Hanna Reichel - Princeton Theological Seminary
Hanna Reichel

Hanna Reichel

Professor of Systematic Theology


106 Hodge Hall

[email protected]


Hanna Reichel is Charles Hodge Professor of Systematic Theology at Princeton Theological Seminary. Reichel earned their Dr. theol. in Systematic Theology from Heidelberg University, Germany, after an MDiv in Theology and a BSc in Economics. Prior to coming to Princeton, they taught at Heidelberg University and Halle-Wittenberg University in Germany.

Reichel co-chairs AAR’s Christian Systematic Theology unit and is a member of the steering committee of AAR’s Reformed History and Theology unit as well as of the Karl Barth Society of North America and the annual International Karl Barth Conference in Switzerland. Reichel co-edits Brill’s Studies in Systematic Theology series and Routledge’s Karl Barth Studies series and chairs Princeton Theological Seminary’s Center for Barth Studies advisory board. A ruling elder in the PC (USA), Reichel also serves on the Theology Working Group of the World Communion of Reformed Churches, currently preparing the General Council meeting 2025 in Chiang Mai, Thailand.

Reichel’s first book Theologie als Bekenntnis: Karl Barths kontextuelle Lektüre des Heidelberger Katechismus reframes Barth as a contextual theologian through his repeated engagements with this Reformed confession over the course of his life. The book received the Lautenschläger Award for Theological Promise and the Ernst Wolf Award. Reichel’s second book, After Method: Queer Grace, Conceptual Design, and the Possibility of Theology argues based on both Reformed and queer-theological grounds that “method cannot save theology.” That does not mean, however, that method has no use. Rather, understanding the work of theology as that of conceptual design – responsibly ordering and structuring given materials for a purpose – theologians are invited to an equally more demanding and more capacious practice. The result is an ethic of theology that is continually called to do justice to the reality of God and the world rather than conform to doctrinal orthodoxy or methodological orthopraxy.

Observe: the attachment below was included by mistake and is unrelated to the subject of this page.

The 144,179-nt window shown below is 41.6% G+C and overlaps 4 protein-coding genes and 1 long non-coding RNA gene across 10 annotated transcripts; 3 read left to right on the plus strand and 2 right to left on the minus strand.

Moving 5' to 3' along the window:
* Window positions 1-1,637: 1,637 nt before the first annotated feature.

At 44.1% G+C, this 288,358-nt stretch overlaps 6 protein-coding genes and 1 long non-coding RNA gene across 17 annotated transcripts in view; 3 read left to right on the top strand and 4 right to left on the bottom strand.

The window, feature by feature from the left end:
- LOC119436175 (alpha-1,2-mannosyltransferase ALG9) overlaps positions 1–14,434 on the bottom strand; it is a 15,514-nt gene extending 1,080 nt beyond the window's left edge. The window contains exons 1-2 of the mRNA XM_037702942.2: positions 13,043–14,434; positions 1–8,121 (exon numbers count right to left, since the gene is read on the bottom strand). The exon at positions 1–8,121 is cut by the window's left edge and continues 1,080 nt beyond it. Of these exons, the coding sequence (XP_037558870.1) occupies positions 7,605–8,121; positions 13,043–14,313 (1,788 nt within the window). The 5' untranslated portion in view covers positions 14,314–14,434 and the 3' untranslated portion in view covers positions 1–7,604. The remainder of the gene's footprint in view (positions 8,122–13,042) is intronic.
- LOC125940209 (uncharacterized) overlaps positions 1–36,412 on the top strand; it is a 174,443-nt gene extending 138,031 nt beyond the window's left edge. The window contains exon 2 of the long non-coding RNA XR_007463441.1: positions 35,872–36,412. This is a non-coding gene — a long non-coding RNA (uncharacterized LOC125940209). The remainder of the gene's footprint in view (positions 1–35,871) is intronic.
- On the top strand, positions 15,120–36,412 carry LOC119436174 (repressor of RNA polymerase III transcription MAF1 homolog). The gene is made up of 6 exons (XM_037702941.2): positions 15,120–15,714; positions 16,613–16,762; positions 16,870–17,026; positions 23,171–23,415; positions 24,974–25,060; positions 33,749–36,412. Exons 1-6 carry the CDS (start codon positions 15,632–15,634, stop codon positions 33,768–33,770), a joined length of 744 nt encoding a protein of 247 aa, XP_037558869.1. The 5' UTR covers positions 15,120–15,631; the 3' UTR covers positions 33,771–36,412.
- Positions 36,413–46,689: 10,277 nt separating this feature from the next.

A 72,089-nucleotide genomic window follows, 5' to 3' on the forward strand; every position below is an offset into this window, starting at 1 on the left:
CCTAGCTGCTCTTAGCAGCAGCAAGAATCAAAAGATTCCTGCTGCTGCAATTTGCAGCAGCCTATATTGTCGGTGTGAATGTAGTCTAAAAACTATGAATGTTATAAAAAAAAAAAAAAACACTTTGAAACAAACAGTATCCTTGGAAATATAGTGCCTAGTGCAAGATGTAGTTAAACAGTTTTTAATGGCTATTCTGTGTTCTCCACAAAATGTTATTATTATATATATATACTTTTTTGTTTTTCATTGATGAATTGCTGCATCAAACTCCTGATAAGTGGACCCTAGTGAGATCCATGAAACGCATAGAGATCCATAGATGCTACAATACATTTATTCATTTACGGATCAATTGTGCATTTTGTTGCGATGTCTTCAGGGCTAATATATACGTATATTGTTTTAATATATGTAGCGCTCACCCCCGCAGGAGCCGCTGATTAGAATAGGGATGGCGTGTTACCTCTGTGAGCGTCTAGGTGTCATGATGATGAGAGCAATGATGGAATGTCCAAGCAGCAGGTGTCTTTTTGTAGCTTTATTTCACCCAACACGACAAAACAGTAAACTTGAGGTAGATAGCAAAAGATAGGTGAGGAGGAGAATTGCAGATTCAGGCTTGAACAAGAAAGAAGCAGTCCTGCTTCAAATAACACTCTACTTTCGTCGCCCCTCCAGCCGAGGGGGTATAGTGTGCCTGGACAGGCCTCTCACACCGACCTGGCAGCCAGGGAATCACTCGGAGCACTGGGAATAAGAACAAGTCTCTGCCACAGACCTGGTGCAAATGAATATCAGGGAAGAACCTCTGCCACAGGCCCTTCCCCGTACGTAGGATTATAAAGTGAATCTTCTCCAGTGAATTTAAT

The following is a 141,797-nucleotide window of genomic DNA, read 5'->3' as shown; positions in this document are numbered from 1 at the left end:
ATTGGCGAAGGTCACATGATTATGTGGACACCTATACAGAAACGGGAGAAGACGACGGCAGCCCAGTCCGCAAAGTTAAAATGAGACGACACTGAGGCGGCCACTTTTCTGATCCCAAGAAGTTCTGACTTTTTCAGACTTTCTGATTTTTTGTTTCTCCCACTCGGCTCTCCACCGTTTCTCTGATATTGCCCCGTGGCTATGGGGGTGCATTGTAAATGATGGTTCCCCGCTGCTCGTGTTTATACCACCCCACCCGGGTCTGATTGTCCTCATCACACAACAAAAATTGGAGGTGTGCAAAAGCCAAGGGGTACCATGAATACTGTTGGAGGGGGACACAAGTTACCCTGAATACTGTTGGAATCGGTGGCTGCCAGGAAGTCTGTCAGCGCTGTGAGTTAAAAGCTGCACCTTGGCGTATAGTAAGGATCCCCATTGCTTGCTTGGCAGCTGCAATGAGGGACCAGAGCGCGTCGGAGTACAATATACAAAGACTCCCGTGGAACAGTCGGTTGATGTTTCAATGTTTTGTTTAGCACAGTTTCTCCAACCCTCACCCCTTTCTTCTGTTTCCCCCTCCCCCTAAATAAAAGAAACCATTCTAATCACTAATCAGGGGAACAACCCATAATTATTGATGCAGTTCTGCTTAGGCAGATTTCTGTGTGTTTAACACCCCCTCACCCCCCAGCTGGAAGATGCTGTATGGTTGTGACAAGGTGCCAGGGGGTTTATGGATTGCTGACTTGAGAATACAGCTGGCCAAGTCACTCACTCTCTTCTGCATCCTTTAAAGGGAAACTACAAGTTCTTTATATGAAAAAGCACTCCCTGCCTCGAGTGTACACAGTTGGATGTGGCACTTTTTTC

Reichel’s teaching spans doctrine and political theology, with special interests in Christology, theological anthropology, eschatology, the doctrine of God, and theological epistemology, with liberationist and queer-feminist commitments. Reichel is currently working on two monograph-length projects: Against Humanity takes a critical inventory of different theological conceptions of the human being (created in the image of God, defined by the humanity of God in Christ, designated to be God’s covenant partner… ), in light of recent antihumanisms in decolonial, Black, queer, crip, and ecological studies. Political Theologies of Omniscience analyzes contemporary surveillance cultures through a doctrinal lens, developing a typology of disciplining, performing, controlling, and replicating surveillance in conversation with historical debates on divine omniscience relating to eschatology, election, providence, and creation.

An internationally renowned scholar, Reichel’s work has also been featured in public outlets such as The Atlantic, the Presbyterian Foundation’s Leading Theologically, CTI’s Theology Matters, and Tripp Fuller’s Homebrewed Christianity.


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